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Vol. 31. Issue. 1.January 2011
Pages 1-128
Vol. 31. Issue. 1.January 2011
Pages 1-128
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Severe acute hypokalaemia secondary to voriconazole. Uncommon pharmacological causes of hypokalaemia
Hipopotasemia severa aguda secundaria a voriconazol. Causas farmacológicas infrecuentes de hipopotasemia
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, M.. González Rozasb, S.. Álvarez Tundidorc, M.. Pineda Alonsod
b Servicio de Medicina Interna, Hospital Vega Baja, Alicante,
c Servicio de Nefrolog??a, Hospital Virgen de la Concha, Zamora,
d Servicio de Medicina Interna, Hospital R??o Hortega, Valladolid,
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To the Editor,

Hypokalaemia is one of the most common metabolic disorders in clinical practice. We report the case of a man who had acute severe hypokalaemia secondary voriconazole, which was resolved without incident.

Hypokalaemia is defined as a decrease in plasma potassium to below 3.5mmol/l and is one of the most common metabolic disorders in clinical practice. Drugs are one of the most common causes of hypokalaemia, primarily through two mechanisms: they promote the movement of potassium into the cell and increase its renal elimination.1

We report the case of a 62-year-old man with a 15-year history of sporadic cerebellar ataxia, without other diseases, who arrived at the emergency department with a fever of one week duration. During admission, he had severe acute respiratory failure secondary to bilateral pneumonia. Treatment was initiated with linezolid, amikacin and piperacillin/ tazobactam empirically. A bronchoscopy was performed with sampling, from which Candidaspp. were isolated, therefore voriconazole was added to the treatment. A control analysis was performed before the introduction of antifungal agents which showed the red cells, white cells, platelets and coagulation were normal. In the biochemical analysis, renal function, liver function and ions showed no abnormalities. At 24 hours after initiation of the voriconazole treatment, the patient had potassium levels of 2.1mmol/l without any associated clinical or electrocardiographic abnormalities. Intravenous replacement with potassium chloride and oral supplements was initiated, and the potassium values returned to normal at 3 days.

In this case, the patient was taking 2 drugs that might predispose a decrease in potassium levels: an aminoglycoside,2 whose tubular toxicity effect has been widely described, and linezolid, which rarely causes hypokalaemia.3 The levels were normal with both drugs, but there was a severe, acute fall after adding voriconazole, without severe repercussions for the patient.

Voriconazole is a broad spectrum, antifungal agent in the azole family. It has excellent bioavailability, both orally and intravenously. It is metabolised in the liver by the cytochrome P-450 pathway and its metabolites have no antifungal activity. A dose adjustment is needed in patients with moderate liver function impairment. Renal clearance was 85% as inactive metabolites. In addition, the elimination of unmetabolised voriconazole is slight, so the oral formulation does not require dosage adjustment in kidney failure. However, intravenous administration should be avoided in patients with creatinine clearance below 50ml/min, as its excipient, cyclodextrin, can accumulate.4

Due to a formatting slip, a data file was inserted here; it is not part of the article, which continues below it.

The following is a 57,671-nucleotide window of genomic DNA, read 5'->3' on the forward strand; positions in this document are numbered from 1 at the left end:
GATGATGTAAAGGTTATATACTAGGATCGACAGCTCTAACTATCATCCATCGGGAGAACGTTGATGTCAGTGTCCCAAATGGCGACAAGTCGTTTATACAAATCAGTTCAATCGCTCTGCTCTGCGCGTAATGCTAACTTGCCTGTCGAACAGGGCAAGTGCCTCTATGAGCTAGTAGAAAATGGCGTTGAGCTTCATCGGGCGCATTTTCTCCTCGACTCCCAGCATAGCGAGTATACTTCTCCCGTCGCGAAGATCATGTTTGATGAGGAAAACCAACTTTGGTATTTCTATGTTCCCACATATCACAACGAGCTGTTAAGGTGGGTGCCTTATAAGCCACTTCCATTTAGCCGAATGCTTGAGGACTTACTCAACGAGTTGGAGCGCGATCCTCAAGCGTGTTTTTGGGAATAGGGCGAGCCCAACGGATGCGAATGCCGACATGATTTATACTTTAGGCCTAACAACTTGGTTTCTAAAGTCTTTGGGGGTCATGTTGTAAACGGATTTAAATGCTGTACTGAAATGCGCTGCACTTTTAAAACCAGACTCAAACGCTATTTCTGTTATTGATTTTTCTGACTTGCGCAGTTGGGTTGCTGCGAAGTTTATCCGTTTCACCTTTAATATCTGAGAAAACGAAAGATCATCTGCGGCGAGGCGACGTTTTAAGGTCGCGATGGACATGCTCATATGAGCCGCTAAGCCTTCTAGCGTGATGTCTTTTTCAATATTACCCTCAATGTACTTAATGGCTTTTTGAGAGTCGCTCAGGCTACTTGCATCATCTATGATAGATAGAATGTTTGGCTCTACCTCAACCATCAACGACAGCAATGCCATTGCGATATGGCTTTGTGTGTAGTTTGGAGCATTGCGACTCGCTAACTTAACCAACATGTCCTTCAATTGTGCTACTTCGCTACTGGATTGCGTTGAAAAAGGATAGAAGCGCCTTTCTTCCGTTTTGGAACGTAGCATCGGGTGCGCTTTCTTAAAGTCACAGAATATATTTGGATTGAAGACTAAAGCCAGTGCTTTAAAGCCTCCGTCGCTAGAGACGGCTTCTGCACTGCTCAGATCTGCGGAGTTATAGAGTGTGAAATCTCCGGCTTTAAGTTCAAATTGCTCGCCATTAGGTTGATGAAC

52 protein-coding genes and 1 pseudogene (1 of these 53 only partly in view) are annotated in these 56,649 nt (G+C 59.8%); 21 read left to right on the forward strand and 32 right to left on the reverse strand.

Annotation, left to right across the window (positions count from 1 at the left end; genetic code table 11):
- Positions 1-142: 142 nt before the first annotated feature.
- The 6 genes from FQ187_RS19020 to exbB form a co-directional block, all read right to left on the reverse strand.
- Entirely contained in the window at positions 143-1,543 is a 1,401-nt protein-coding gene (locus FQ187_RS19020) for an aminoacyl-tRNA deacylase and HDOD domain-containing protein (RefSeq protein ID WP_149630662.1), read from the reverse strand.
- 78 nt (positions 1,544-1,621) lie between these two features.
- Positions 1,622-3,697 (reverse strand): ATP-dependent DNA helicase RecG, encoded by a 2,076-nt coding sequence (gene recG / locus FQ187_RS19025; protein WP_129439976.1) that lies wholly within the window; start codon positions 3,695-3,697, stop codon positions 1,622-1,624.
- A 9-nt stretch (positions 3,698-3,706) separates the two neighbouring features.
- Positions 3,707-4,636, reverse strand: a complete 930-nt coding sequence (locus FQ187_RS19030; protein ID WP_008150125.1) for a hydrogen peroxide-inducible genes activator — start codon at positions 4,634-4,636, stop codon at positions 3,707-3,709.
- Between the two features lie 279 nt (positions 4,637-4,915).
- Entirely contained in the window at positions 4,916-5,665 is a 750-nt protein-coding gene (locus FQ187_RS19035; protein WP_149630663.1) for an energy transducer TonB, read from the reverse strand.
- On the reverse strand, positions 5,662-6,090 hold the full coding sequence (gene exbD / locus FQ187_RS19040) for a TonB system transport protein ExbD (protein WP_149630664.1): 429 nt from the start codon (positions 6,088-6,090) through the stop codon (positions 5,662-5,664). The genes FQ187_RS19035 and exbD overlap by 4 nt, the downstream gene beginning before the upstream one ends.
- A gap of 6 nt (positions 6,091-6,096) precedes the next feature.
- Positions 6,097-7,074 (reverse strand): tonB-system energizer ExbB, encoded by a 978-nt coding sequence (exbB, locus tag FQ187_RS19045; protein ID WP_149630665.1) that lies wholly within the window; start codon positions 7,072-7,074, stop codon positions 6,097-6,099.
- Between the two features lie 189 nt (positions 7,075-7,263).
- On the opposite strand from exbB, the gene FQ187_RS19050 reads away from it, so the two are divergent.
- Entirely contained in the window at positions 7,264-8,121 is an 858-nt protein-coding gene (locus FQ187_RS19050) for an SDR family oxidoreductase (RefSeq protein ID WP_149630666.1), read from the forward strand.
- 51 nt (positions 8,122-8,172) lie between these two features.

Voriconazole is well tolerated. The most common side effect, unique among the azoles, is a reversible disturbance of vision, photopsia, which does not usually require discontinuation of the therapy. The following side effects are photosensitivity and increased liver enzyme levels. Less common are vomiting, diarrhoea, abdominal pain and visual hallucinations. Due to its hepatic metabolism, voriconazol can interact with numerous medications.2

Hypokalaemia is not a common side effect. Studies have compared it to amphotericin B, the prevalence of hypokalaemia is 18.8% and only 2.4% have potassium levels below 2.5mmol/l.3,5

Many new drugs are increasingly being reported to be involved in various electrolyte disturbances (Table 1). Therefore, the medication that all patients with hypokalaemia receive should be examined, including both drugs traditionally associated with hypokalaemia, such as diuretic agents, beta-adrenergic agonists and amphotericin B, and new antibiotic, antiretroviral and immunosuppressant drugs.

10612_108_13108_en_10612_t1.doc

Table 1. Drugs leading to hypokalaemia

Bibliography
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Singe G, Brenner M. Alteraciones de l??quidos y electrolitos. En: Braunwald E, Kasper D, Hauser S, Longo D, Jameson J, Loscalzo J (eds.). Harrison: Principios de Medicina Interna (17.?? ed.). M??xico: Mc Graw-Hill Interamericana, 2009;280-3.
[2]
Tejada-Cifuentes F. Alteraciones del equilibrio del potasio: hipopotasemia. Rev Clin Med Fam 2008;2(3):129-33.
[3]
Mac??as-Garrido E, Garc??a-Frade F. Hipopotasemia en pacientes hospitalizados. Med Int Mex 2008;24(1):3-7.
[4]
Lumbreras C, Lizasoain M, Aguado JM. Antif??ngicos de uso sist??mico. Enferm Infecc Microbiol Clin 2003;21(7):366-80.
[5]
Walsh T, Pappas P,??Winston DJ,??Lazarus HM,??Pettersen F,??Raffalli J,??et al. Voriconazole compared with liposomal amphotericin B for empirical antifungal therapy in patients with neutropenia and persistent fever. N Engl J Med 2007; [Pubmed]
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Nefrología (English Edition)

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